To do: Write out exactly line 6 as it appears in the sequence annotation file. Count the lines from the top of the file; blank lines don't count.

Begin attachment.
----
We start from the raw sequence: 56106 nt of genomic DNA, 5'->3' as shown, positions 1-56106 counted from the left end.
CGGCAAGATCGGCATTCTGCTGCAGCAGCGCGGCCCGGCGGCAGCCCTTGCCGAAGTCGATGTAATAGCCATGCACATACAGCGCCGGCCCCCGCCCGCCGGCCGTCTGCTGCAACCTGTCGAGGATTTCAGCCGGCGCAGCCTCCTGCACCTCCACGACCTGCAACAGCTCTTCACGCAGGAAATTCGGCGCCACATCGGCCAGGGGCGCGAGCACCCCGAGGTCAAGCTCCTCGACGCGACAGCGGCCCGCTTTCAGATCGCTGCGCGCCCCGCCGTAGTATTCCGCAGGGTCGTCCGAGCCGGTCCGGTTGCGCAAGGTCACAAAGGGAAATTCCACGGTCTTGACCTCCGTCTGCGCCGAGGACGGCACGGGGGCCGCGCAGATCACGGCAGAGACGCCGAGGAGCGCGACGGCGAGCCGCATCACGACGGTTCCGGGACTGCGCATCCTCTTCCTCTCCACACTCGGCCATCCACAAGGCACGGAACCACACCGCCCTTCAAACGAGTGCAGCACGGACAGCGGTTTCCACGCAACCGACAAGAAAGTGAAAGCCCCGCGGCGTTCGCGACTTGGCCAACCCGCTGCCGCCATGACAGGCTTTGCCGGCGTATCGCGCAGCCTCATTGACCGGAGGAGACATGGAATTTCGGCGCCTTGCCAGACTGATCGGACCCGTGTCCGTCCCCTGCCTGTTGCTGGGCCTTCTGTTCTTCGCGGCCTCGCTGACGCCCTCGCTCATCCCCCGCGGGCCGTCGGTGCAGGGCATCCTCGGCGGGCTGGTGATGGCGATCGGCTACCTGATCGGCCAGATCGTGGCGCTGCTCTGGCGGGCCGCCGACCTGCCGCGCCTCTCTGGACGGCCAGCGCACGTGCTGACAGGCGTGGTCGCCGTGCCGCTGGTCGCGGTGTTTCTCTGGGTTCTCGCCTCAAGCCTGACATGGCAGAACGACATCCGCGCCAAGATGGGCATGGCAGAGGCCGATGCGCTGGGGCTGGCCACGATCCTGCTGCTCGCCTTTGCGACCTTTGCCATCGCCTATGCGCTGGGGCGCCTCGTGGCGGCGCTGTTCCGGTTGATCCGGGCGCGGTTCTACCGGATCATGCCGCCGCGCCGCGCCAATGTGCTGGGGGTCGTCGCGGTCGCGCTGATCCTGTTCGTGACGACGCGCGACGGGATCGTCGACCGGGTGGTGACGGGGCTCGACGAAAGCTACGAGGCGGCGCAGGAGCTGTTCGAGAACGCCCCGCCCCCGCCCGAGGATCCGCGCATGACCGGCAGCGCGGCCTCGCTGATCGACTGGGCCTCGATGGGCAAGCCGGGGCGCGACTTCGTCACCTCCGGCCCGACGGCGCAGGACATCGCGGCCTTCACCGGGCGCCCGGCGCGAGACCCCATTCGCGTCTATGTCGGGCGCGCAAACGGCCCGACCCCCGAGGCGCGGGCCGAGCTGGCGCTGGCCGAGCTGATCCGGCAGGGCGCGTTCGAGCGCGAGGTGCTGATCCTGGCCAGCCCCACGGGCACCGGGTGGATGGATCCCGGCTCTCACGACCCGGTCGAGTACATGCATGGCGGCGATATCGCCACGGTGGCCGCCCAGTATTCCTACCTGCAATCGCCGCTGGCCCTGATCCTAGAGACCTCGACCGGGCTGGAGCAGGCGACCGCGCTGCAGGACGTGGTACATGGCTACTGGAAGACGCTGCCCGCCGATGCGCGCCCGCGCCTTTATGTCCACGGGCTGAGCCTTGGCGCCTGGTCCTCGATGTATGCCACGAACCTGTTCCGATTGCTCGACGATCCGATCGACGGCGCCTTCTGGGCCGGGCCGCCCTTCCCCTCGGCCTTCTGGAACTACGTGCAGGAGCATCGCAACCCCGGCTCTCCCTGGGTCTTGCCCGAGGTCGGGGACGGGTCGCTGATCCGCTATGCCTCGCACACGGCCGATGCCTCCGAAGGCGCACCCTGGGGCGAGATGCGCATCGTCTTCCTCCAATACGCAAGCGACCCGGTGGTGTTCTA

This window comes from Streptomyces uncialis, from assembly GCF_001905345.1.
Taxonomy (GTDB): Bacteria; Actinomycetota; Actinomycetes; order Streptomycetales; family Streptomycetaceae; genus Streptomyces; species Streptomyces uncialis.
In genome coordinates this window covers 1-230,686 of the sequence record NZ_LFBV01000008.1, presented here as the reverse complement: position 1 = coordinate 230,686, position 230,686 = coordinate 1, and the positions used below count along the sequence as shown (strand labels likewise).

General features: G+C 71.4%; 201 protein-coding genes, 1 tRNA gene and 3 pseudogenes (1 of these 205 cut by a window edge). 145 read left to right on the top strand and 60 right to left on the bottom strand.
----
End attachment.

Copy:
General features: G+C 71.4%; 201 protein-coding genes, 1 tRNA gene and 3 pseudogenes (1 of these 205 cut by a window edge). 145 read left to right on the top strand and 60 right to left on the bottom strand.